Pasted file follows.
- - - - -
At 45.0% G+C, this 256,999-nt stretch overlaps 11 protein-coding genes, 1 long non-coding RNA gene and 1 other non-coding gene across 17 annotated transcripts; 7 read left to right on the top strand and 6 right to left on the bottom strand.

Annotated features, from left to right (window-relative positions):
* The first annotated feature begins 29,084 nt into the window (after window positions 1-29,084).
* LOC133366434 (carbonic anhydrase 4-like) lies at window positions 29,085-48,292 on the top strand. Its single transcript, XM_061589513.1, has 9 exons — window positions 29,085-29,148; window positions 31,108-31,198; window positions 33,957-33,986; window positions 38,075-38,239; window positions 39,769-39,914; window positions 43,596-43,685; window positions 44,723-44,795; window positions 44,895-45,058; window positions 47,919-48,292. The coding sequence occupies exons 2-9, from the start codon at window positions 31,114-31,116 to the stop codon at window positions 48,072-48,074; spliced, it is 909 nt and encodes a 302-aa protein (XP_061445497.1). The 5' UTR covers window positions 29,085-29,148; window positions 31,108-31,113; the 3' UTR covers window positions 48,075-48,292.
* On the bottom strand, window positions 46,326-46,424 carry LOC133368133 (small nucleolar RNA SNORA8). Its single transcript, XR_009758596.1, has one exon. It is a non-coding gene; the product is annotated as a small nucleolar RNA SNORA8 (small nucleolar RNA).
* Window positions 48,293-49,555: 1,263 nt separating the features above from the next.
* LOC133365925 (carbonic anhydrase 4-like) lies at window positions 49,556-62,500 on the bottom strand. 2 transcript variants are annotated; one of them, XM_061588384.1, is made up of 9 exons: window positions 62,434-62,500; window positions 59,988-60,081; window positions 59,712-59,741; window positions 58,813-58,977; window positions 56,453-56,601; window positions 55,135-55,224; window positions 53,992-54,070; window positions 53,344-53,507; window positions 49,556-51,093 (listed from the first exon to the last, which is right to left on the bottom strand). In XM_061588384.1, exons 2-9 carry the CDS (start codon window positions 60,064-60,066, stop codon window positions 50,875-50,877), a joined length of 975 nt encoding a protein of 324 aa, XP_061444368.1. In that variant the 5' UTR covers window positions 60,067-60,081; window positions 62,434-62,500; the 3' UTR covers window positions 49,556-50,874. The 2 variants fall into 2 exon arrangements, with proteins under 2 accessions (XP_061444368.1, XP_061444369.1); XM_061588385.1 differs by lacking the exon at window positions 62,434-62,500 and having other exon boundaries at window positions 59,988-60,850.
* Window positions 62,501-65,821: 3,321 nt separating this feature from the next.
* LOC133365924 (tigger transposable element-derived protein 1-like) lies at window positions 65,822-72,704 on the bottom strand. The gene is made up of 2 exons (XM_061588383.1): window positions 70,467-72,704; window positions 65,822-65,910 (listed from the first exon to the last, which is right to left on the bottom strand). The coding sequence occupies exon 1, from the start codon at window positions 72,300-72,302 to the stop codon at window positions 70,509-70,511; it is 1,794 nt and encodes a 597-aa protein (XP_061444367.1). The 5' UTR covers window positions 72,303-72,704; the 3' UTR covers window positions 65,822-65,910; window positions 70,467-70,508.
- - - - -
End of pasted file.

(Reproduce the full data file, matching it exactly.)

At 45.0% G+C, this 256,999-nt stretch overlaps 11 protein-coding genes, 1 long non-coding RNA gene and 1 other non-coding gene across 17 annotated transcripts; 7 read left to right on the top strand and 6 right to left on the bottom strand.

Annotated features, from left to right (window-relative positions):
* The first annotated feature begins 29,084 nt into the window (after window positions 1-29,084).
* LOC133366434 (carbonic anhydrase 4-like) lies at window positions 29,085-48,292 on the top strand. Its single transcript, XM_061589513.1, has 9 exons — window positions 29,085-29,148; window positions 31,108-31,198; window positions 33,957-33,986; window positions 38,075-38,239; window positions 39,769-39,914; window positions 43,596-43,685; window positions 44,723-44,795; window positions 44,895-45,058; window positions 47,919-48,292. The coding sequence occupies exons 2-9, from the start codon at window positions 31,114-31,116 to the stop codon at window positions 48,072-48,074; spliced, it is 909 nt and encodes a 302-aa protein (XP_061445497.1). The 5' UTR covers window positions 29,085-29,148; window positions 31,108-31,113; the 3' UTR covers window positions 48,075-48,292.
* On the bottom strand, window positions 46,326-46,424 carry LOC133368133 (small nucleolar RNA SNORA8). Its single transcript, XR_009758596.1, has one exon. It is a non-coding gene; the product is annotated as a small nucleolar RNA SNORA8 (small nucleolar RNA).
* Window positions 48,293-49,555: 1,263 nt separating the features above from the next.
* LOC133365925 (carbonic anhydrase 4-like) lies at window positions 49,556-62,500 on the bottom strand. 2 transcript variants are annotated; one of them, XM_061588384.1, is made up of 9 exons: window positions 62,434-62,500; window positions 59,988-60,081; window positions 59,712-59,741; window positions 58,813-58,977; window positions 56,453-56,601; window positions 55,135-55,224; window positions 53,992-54,070; window positions 53,344-53,507; window positions 49,556-51,093 (listed from the first exon to the last, which is right to left on the bottom strand). In XM_061588384.1, exons 2-9 carry the CDS (start codon window positions 60,064-60,066, stop codon window positions 50,875-50,877), a joined length of 975 nt encoding a protein of 324 aa, XP_061444368.1. In that variant the 5' UTR covers window positions 60,067-60,081; window positions 62,434-62,500; the 3' UTR covers window positions 49,556-50,874. The 2 variants fall into 2 exon arrangements, with proteins under 2 accessions (XP_061444368.1, XP_061444369.1); XM_061588385.1 differs by lacking the exon at window positions 62,434-62,500 and having other exon boundaries at window positions 59,988-60,850.
* Window positions 62,501-65,821: 3,321 nt separating this feature from the next.
* LOC133365924 (tigger transposable element-derived protein 1-like) lies at window positions 65,822-72,704 on the bottom strand. The gene is made up of 2 exons (XM_061588383.1): window positions 70,467-72,704; window positions 65,822-65,910 (listed from the first exon to the last, which is right to left on the bottom strand). The coding sequence occupies exon 1, from the start codon at window positions 72,300-72,302 to the stop codon at window positions 70,509-70,511; it is 1,794 nt and encodes a 597-aa protein (XP_061444367.1). The 5' UTR covers window positions 72,303-72,704; the 3' UTR covers window positions 65,822-65,910; window positions 70,467-70,508.